There isn't just a mental disconnect on a day-to-day basis, and week-to-week, over issues like the strength of the European economy. The mental disconnect between Warren Buffett and NBER over the recession shows how far the academic, elite economists can be from the mood on Wall Street, too. The fact that in August, the technical trading community's Hindenburg Omen became the trigger to sell for people who had never even heard of the Hindenburg Omen before, yet was followed by a month-long market rally, shows another level of mental disconnect between those playing in the markets.
Indeed, we also asked readers about their views of the Hindenburg Omen and NBER specifically. There were those who said they still trust the doomed German airship and it was still time to sell (35%). There were those who think the NBER recession call is the signal that the markets are only headed up from here and it's time to buy (21%). Yet, a larger percentage of survey takers expressed the view that NBER's staff may as well be put on a Hindenburg flight and both sent up, up and away for all the good they offer investors. Approximately 44% of survey takers described both the Hindenburg Omen and NBER as "meaningless pseudo-science."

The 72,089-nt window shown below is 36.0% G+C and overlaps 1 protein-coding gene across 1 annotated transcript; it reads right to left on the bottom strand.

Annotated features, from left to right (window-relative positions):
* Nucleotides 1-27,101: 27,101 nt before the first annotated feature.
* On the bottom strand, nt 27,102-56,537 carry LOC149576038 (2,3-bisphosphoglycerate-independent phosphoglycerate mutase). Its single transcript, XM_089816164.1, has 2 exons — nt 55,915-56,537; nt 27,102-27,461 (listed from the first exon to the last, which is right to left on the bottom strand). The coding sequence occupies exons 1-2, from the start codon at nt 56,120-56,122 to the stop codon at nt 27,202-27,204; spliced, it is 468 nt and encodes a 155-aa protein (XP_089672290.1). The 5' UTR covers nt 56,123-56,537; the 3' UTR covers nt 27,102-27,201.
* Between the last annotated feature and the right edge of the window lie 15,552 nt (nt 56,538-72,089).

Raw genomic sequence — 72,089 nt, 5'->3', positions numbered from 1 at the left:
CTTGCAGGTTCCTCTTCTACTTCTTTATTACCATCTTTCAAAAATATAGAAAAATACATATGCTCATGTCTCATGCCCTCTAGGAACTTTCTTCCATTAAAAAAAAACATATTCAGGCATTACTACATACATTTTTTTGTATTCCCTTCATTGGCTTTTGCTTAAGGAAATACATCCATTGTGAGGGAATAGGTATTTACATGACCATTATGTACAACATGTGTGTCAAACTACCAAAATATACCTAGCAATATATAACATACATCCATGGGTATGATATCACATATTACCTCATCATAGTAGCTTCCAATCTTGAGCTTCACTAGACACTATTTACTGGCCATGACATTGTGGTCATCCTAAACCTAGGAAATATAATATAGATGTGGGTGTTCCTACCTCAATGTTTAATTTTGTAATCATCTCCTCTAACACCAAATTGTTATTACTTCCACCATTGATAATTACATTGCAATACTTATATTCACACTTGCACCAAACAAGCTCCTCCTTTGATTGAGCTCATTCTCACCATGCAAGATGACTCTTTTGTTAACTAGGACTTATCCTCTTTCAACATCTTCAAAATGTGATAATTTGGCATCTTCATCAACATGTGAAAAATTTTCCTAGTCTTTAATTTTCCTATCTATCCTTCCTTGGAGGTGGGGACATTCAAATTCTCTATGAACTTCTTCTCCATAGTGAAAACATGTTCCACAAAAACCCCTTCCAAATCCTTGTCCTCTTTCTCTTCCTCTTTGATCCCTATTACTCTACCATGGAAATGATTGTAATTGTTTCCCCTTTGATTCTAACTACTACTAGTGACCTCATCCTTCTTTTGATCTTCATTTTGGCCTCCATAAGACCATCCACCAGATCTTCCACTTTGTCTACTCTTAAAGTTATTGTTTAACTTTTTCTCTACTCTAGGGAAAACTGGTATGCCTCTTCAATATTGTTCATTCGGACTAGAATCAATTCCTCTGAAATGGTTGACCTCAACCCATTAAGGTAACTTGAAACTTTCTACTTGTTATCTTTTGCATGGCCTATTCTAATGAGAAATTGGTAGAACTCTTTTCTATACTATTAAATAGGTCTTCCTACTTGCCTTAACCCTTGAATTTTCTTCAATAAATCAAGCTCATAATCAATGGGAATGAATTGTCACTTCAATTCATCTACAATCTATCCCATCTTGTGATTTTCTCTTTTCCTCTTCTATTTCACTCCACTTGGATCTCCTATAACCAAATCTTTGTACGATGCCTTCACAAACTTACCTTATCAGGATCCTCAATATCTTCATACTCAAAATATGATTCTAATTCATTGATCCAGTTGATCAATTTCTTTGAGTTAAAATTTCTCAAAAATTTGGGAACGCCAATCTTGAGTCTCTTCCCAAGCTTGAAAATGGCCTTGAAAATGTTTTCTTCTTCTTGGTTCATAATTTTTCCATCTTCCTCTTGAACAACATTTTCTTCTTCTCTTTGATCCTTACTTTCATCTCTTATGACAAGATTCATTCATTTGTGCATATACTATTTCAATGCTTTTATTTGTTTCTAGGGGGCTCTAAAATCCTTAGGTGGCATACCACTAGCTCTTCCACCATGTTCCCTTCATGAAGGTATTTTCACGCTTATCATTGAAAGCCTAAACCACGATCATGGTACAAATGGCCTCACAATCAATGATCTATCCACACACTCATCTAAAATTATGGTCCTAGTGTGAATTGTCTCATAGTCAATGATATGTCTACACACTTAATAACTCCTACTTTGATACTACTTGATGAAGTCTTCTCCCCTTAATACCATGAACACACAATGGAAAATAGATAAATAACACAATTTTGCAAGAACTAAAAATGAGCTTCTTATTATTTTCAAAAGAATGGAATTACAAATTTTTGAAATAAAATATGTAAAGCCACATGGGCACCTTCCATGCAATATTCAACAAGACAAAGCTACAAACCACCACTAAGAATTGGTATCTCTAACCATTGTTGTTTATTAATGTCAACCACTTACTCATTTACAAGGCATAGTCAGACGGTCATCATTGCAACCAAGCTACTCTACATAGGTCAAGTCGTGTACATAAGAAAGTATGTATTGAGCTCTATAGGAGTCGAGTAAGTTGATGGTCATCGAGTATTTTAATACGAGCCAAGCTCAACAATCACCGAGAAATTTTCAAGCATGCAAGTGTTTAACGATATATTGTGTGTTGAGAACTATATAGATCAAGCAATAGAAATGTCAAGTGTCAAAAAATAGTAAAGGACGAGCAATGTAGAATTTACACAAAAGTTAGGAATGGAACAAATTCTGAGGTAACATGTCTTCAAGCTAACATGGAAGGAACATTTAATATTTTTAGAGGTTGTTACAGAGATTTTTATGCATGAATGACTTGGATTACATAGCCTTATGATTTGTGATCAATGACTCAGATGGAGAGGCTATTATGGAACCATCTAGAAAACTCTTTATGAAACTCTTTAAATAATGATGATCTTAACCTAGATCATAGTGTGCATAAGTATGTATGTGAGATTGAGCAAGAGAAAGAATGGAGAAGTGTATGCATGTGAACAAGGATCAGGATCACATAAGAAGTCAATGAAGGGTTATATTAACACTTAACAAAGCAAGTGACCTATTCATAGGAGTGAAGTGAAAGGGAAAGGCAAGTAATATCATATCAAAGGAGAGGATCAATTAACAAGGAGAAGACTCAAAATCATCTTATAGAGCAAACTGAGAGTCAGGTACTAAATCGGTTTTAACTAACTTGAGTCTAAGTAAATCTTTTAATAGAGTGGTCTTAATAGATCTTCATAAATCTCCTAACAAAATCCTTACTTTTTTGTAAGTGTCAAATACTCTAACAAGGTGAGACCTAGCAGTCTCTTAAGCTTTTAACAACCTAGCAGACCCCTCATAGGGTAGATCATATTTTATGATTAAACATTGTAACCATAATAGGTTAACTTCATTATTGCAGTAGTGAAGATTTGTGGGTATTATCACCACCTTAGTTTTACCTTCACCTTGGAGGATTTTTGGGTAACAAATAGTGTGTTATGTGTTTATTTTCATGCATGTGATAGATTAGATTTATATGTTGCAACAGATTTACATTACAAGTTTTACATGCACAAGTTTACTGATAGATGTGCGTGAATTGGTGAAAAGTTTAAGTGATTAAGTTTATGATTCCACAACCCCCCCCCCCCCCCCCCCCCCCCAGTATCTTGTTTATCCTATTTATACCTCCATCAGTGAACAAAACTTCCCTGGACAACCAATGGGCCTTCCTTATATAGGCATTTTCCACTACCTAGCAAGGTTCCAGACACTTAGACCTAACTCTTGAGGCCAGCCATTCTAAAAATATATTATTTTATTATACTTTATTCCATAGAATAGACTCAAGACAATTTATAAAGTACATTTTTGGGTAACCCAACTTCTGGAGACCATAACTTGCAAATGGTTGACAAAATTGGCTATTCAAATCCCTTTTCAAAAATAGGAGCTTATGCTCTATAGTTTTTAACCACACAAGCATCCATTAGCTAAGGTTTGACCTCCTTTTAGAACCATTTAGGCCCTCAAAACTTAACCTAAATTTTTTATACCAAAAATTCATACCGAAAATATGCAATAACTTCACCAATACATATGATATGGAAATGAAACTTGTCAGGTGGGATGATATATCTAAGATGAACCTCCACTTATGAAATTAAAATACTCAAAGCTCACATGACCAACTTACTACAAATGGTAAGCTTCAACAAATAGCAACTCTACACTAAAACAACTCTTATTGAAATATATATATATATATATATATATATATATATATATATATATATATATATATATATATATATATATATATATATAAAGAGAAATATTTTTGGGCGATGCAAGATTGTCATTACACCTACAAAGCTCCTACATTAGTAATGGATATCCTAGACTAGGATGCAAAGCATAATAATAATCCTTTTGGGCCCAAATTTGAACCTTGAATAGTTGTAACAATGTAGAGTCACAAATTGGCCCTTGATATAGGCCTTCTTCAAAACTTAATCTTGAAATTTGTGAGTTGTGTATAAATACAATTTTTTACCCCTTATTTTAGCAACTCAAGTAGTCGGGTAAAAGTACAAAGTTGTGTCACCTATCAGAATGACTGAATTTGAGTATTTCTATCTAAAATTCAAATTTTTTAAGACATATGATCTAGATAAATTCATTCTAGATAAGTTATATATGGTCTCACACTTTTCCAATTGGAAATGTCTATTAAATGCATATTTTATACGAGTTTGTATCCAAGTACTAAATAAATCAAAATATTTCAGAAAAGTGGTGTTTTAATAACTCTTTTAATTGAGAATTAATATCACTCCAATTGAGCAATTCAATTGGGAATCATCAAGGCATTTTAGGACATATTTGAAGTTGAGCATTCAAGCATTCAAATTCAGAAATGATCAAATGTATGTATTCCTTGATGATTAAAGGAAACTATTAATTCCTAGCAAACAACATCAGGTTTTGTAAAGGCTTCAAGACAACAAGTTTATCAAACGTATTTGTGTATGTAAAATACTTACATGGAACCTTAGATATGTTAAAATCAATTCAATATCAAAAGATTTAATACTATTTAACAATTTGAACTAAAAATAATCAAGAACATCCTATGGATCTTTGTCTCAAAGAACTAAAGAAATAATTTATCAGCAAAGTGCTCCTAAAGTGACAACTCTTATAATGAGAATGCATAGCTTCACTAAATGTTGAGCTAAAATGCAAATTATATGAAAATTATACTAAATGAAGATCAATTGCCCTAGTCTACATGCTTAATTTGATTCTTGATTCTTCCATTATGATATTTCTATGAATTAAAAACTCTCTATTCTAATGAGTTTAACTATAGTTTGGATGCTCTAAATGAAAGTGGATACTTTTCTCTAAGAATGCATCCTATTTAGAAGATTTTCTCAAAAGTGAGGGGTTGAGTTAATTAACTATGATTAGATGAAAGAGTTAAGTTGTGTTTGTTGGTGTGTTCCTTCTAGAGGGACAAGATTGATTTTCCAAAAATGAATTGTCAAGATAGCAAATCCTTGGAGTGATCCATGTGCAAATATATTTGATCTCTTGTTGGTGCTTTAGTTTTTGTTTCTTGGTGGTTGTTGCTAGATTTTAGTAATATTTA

In fact, the only consistent finding in recent polls conducted by
about the investor view of the economy is that when all else fails, trust Warren Buffett.
Last week, Buffett cautioned investors that there is no reason to fear a double-dip recession because the economy is still mired in the original recession. As for job growth, Buffett said Berkshire Hathaway is hiring again, but it's in fits and starts and the preeminent U.S. company is starting with the same "hole to fill" alluded to by President Obama.
One thing seems clear amid the murkiness that typifies investor sentiment day to day. While President Obama and Warren Buffett are filling holes for the economy at a macro level, many on Main Street feel like they are still in the act of climbing out of one without helping hands.
--Written by Eric Rosenbaum in New York.